Basil is aplenty at DC’s farmers’ markets. This week, my favorite farmer was selling massive bags of the stuff for just $3.99. I probably came home with a good 2 pounds of basil — hard to imagine considering how light it is. There was only one thing to do: make pesto.
The last time I blogged about pesto, I largely focused on the method. Heidi at 101 Cookbooks had written about making pesto like an Italian grandmother, and I was inspired enough by her post to give the old fashioned knife-on-board method a try. The result was wonderful — chunky and rustic, with plenty of the irregularity that’s the hallmark of handmade things. But given how busy I’ve been at work lately, standing in the kitchen slaving over chopped basil just wasn’t in the cards for today. Instead, I followed the sage advice of another Italian grandmother, Marcella Hazan. I pulled her Essentials of Classic Italian Cooking off the shelf and set about to make pesto using her (apparently sanctioned) food processor method.
Before you roll your eyes and call me a fraud, it’s in her book: Pesto, food processor method. Apparently the Italian goddess is fine with it. Plus, if that’s not enough evidence for you, I once heard Lynn Rosetto Casper, the formidable chef and host of APM’s radio show The Splendid Table, say that if you go to the Liguria region of Italy, to Genoa, where pesto originated, and follow the tips from the locals to the actual neighborhood in Genoa where pesto was actually invented, the Italian grandmothers there use food processors! That was the last time I had a second thought about whizzing the stuff together.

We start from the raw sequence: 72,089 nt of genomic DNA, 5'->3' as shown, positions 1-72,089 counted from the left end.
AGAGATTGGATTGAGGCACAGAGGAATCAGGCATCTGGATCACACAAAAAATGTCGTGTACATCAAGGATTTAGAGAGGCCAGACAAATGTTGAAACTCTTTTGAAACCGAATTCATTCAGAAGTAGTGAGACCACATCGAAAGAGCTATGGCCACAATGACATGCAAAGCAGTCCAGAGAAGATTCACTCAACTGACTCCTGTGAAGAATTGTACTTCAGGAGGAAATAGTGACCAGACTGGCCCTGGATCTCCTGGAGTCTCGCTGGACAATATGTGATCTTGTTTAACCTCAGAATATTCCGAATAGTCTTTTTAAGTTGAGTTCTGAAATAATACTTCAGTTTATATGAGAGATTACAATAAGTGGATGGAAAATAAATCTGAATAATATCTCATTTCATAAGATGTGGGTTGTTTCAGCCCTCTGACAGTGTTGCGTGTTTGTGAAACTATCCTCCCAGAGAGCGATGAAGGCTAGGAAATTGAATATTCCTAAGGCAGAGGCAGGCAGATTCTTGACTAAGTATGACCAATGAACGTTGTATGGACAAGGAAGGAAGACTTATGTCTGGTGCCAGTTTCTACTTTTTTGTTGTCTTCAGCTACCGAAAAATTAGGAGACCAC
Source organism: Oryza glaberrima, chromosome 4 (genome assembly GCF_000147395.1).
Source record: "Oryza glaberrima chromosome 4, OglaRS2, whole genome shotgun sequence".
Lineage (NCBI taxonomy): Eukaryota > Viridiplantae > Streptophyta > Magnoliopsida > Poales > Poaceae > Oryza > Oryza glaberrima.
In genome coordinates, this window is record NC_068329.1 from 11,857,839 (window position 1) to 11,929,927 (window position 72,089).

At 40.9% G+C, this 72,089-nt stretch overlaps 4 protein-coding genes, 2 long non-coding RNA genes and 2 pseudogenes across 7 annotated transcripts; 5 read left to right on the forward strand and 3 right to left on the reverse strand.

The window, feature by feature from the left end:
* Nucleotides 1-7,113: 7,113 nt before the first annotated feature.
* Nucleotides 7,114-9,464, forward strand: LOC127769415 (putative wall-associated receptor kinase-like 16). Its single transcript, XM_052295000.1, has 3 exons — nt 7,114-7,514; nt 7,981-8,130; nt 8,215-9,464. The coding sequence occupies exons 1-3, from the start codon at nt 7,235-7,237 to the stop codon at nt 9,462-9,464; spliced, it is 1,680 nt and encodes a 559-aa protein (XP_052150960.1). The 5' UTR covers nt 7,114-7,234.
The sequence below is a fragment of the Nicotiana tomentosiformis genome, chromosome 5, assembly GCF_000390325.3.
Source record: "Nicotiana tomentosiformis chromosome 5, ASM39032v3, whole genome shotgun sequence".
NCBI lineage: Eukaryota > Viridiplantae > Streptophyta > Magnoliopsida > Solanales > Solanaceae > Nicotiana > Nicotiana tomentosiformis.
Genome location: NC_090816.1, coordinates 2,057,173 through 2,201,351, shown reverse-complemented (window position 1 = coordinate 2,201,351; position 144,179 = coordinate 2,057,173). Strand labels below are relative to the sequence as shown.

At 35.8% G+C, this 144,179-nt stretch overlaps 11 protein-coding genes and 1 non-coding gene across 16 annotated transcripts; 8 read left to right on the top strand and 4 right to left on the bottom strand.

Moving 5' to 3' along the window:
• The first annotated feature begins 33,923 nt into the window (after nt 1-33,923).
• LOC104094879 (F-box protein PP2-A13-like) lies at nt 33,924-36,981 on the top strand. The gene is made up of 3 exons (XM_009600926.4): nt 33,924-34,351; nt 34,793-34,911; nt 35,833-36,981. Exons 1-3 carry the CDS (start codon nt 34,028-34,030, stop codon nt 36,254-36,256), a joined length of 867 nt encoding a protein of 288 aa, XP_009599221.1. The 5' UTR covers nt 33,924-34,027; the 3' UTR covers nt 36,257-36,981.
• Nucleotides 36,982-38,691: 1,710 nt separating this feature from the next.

I think Hazan’s recipe is the best one I’ve ever made. The balance between basil, pine nuts, raw, pungent garlic, and Parmigiano Reggiano and Romano cheeses is just teetering in equilibrium. I also used a truly olive-y olive oil that I got on a twitter rec (Aria, available at Whole Foods), which may have made the difference. In any event, it’s a recipe I wouldn’t hesitate to make again. So hurry out to your market while basil’s still available, and try this pesto. It’d even make Marcella proud.
Marcella Hazan’s Pesto
I doubled the recipe and got about a pint, so this makes about 1/2 a pint
2 cups tightly packed basil leaves
3 tablespoons pine nuts
1/2 cup olive oil
2 garlic cloves, chopped fine before being added to the processor
1/2 cup grated Parmigiano Reggiano cheese
2 tablespoons grated Romano cheese
3 tablespoons butter, softened
Blend all ingredients except cheese and butter until relatively smooth. Fold in cheese by hand to give that chunky, rustic texture. Fold in softened butter, incorporating it evenly into the pesto.
If freezing, do not add cheese and butter; add to thawed pesto just before serving. Top with a thin layer of olive oil, which will help keep pesto green.Email Print